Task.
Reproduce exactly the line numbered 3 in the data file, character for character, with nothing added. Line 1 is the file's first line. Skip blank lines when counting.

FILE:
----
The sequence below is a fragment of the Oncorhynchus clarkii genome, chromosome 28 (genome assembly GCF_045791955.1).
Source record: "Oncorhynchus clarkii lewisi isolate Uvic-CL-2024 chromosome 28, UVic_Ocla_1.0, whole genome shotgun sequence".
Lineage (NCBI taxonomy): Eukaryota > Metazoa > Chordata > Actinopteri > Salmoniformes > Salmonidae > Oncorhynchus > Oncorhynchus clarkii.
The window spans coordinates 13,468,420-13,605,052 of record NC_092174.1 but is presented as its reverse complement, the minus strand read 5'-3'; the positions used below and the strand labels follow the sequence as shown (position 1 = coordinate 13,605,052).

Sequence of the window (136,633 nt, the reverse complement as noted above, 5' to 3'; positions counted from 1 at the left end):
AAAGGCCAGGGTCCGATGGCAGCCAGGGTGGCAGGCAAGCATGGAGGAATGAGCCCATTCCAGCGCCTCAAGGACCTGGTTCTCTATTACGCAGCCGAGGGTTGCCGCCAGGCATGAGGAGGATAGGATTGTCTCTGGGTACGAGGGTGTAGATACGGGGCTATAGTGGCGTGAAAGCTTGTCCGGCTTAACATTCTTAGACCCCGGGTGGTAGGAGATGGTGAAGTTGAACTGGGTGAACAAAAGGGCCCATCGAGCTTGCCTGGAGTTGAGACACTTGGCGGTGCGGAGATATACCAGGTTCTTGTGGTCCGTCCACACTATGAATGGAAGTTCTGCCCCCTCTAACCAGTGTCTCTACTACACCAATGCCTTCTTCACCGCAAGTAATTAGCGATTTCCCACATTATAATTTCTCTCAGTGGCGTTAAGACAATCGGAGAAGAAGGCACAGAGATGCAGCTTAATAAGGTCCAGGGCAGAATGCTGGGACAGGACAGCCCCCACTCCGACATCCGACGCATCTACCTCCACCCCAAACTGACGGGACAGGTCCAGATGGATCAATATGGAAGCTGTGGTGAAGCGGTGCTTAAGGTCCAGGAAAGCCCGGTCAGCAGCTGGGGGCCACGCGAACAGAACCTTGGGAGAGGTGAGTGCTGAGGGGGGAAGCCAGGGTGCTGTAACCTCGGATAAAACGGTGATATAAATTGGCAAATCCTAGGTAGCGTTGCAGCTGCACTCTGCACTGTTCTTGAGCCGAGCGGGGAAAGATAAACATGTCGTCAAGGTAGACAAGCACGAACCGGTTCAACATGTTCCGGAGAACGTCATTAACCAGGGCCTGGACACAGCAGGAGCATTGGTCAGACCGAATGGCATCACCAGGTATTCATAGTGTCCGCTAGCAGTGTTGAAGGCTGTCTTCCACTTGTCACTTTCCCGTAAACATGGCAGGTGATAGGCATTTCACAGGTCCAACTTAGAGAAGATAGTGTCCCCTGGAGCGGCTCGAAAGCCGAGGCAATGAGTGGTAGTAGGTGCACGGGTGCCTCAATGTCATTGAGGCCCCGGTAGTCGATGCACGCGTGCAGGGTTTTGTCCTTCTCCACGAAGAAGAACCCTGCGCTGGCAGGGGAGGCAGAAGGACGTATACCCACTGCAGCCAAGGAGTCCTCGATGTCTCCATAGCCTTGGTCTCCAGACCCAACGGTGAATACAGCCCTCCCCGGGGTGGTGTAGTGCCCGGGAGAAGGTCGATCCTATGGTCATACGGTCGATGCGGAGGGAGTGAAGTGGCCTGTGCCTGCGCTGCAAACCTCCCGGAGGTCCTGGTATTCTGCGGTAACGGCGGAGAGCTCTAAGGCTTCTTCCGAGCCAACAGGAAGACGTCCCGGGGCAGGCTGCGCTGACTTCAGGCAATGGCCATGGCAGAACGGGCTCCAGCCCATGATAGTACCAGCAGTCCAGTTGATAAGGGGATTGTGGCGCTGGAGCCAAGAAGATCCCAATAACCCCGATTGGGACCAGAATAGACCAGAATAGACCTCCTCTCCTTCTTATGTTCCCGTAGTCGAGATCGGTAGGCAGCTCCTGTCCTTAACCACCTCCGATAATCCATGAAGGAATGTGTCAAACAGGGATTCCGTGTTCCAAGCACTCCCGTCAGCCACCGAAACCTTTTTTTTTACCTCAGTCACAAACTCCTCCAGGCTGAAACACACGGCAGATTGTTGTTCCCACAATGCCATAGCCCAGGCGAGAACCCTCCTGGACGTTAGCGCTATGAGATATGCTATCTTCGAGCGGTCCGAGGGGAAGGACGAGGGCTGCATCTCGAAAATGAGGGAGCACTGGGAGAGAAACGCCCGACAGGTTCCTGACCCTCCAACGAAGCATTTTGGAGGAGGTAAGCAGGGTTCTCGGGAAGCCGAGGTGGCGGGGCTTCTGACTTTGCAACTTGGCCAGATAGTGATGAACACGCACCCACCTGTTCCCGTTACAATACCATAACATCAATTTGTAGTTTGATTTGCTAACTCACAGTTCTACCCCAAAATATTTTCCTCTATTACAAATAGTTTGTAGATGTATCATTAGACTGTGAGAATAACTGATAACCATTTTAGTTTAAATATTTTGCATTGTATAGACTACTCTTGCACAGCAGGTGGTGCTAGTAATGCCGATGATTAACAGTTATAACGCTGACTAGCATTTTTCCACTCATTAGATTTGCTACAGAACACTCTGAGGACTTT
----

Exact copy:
Lineage (NCBI taxonomy): Eukaryota > Metazoa > Chordata > Actinopteri > Salmoniformes > Salmonidae > Oncorhynchus > Oncorhynchus clarkii.